Dugin's extreme ideas, which sound like something Skeletor would half-ass during a writer's strike, actually have an audience. His views on the "evils of liberalism" are often cited by far-right leaders (including Steve Bannon). His influence even extends to the Kremlin and to the Russian military, having deescalated tensions between Turkey and Russia. Though one would think he'd be the Gandalf to Putin's Bilbo, that relationship is complicated. He's criticized Putin for not being more aggressive in Ukraine, and Putin has kept him at a safe distance so he can harness the crazy without Dugin calling him at 3:00 a.m. to ask, "What'cha thinkin' 'bout?"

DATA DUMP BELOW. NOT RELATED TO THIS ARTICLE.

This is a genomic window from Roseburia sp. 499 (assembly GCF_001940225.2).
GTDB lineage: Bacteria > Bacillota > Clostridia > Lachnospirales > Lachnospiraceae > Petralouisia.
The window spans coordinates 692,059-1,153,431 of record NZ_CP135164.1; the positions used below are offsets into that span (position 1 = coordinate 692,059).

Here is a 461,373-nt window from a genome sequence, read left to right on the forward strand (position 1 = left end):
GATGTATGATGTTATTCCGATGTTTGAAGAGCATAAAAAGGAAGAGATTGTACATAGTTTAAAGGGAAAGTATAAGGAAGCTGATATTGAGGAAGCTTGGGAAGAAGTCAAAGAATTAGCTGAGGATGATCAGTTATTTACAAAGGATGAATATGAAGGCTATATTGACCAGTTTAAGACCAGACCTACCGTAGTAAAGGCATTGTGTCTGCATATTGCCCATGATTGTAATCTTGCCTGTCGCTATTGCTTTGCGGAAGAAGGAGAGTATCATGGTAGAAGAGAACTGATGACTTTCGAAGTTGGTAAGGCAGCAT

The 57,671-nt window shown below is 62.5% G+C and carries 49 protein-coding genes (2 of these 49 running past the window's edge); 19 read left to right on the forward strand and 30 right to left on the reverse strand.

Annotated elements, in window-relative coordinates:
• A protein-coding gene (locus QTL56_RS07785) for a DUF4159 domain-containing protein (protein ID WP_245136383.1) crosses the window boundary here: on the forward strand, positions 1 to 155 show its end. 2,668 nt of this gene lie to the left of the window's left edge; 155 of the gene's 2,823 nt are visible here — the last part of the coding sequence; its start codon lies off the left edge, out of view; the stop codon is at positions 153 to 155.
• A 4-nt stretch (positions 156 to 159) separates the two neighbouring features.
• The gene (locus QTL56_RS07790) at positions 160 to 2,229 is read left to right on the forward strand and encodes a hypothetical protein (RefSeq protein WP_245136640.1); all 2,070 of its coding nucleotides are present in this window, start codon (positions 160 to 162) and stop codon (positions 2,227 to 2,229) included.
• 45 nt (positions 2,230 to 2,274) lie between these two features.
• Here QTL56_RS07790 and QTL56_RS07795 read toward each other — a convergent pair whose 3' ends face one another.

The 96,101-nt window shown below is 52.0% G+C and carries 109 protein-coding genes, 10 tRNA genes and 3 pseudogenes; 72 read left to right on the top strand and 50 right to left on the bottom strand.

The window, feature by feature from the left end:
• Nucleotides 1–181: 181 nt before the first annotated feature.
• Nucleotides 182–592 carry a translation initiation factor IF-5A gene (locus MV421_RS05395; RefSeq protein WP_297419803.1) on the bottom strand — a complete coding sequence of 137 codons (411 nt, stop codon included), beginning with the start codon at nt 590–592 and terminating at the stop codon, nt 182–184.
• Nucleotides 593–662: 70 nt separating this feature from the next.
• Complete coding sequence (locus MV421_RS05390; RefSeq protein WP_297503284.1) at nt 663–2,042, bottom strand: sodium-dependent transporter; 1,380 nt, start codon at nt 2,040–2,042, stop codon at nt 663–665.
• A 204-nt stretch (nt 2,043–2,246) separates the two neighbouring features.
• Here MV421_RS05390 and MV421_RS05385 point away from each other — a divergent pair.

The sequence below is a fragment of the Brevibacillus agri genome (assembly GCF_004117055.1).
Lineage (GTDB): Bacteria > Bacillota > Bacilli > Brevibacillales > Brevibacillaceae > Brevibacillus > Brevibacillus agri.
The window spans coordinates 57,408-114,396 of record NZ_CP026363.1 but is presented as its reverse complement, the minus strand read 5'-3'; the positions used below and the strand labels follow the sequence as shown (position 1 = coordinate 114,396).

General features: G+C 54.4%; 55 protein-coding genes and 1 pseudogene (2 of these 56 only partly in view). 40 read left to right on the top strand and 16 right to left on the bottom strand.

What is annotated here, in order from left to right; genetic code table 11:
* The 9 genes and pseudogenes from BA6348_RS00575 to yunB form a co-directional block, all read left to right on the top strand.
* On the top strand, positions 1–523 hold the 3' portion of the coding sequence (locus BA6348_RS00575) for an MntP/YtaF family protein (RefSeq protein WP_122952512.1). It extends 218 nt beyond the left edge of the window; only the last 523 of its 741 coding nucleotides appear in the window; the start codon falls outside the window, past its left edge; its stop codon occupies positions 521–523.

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"Oh, invadin' Crimea and stuff."
Still, it seems that Dugin's book is either an influence on, or at least parallels, the Kremlin's strategies. It's been used as a textbook by Russian military strategists, and some of the similarities between what's laid out in the book and current Russian policy is a little spooky.